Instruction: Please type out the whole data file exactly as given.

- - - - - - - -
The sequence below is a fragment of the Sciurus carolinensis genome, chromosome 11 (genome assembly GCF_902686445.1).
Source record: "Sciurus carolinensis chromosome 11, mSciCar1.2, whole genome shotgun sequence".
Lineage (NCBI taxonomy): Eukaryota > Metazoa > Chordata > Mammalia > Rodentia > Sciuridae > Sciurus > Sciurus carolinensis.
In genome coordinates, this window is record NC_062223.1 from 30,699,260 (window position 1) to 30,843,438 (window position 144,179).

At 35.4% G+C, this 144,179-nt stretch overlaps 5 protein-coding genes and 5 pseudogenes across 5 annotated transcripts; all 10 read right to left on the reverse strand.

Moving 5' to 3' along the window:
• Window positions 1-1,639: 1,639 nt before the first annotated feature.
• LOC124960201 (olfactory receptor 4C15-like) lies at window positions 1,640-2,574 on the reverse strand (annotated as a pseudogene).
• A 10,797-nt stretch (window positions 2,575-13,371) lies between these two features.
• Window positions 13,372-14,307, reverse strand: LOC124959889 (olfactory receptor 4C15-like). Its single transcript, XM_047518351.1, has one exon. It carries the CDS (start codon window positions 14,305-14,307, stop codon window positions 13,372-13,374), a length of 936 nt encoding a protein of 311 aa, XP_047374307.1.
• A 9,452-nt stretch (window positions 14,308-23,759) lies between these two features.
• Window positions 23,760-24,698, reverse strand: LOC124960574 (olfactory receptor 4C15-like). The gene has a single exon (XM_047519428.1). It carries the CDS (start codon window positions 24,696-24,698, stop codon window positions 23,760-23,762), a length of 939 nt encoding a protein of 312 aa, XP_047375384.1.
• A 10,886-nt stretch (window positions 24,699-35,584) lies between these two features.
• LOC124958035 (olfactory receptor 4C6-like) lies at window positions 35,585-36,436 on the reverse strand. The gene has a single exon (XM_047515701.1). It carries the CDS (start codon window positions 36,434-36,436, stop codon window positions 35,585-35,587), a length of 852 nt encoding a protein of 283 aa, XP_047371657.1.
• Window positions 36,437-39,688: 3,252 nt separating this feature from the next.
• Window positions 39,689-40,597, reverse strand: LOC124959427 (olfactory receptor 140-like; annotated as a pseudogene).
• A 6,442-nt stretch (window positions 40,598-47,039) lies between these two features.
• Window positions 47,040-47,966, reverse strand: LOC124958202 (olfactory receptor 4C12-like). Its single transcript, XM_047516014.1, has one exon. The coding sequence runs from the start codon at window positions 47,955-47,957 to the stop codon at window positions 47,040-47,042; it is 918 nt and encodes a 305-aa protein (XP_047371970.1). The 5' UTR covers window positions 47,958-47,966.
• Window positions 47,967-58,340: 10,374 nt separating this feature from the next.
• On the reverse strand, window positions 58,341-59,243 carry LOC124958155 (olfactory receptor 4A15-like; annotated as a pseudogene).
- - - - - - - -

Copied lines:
The sequence below is a fragment of the Sciurus carolinensis genome, chromosome 11 (genome assembly GCF_902686445.1).
Source record: "Sciurus carolinensis chromosome 11, mSciCar1.2, whole genome shotgun sequence".
Lineage (NCBI taxonomy): Eukaryota > Metazoa > Chordata > Mammalia > Rodentia > Sciuridae > Sciurus > Sciurus carolinensis.
In genome coordinates, this window is record NC_062223.1 from 30,699,260 (window position 1) to 30,843,438 (window position 144,179).

At 35.4% G+C, this 144,179-nt stretch overlaps 5 protein-coding genes and 5 pseudogenes across 5 annotated transcripts; all 10 read right to left on the reverse strand.

Moving 5' to 3' along the window:
• Window positions 1-1,639: 1,639 nt before the first annotated feature.
• LOC124960201 (olfactory receptor 4C15-like) lies at window positions 1,640-2,574 on the reverse strand (annotated as a pseudogene).
• A 10,797-nt stretch (window positions 2,575-13,371) lies between these two features.
• Window positions 13,372-14,307, reverse strand: LOC124959889 (olfactory receptor 4C15-like). Its single transcript, XM_047518351.1, has one exon. It carries the CDS (start codon window positions 14,305-14,307, stop codon window positions 13,372-13,374), a length of 936 nt encoding a protein of 311 aa, XP_047374307.1.
• A 9,452-nt stretch (window positions 14,308-23,759) lies between these two features.
• Window positions 23,760-24,698, reverse strand: LOC124960574 (olfactory receptor 4C15-like). The gene has a single exon (XM_047519428.1). It carries the CDS (start codon window positions 24,696-24,698, stop codon window positions 23,760-23,762), a length of 939 nt encoding a protein of 312 aa, XP_047375384.1.
• A 10,886-nt stretch (window positions 24,699-35,584) lies between these two features.
• LOC124958035 (olfactory receptor 4C6-like) lies at window positions 35,585-36,436 on the reverse strand. The gene has a single exon (XM_047515701.1). It carries the CDS (start codon window positions 36,434-36,436, stop codon window positions 35,585-35,587), a length of 852 nt encoding a protein of 283 aa, XP_047371657.1.
• Window positions 36,437-39,688: 3,252 nt separating this feature from the next.
• Window positions 39,689-40,597, reverse strand: LOC124959427 (olfactory receptor 140-like; annotated as a pseudogene).
• A 6,442-nt stretch (window positions 40,598-47,039) lies between these two features.
• Window positions 47,040-47,966, reverse strand: LOC124958202 (olfactory receptor 4C12-like). Its single transcript, XM_047516014.1, has one exon. The coding sequence runs from the start codon at window positions 47,955-47,957 to the stop codon at window positions 47,040-47,042; it is 918 nt and encodes a 305-aa protein (XP_047371970.1). The 5' UTR covers window positions 47,958-47,966.
• Window positions 47,967-58,340: 10,374 nt separating this feature from the next.
• On the reverse strand, window positions 58,341-59,243 carry LOC124958155 (olfactory receptor 4A15-like; annotated as a pseudogene).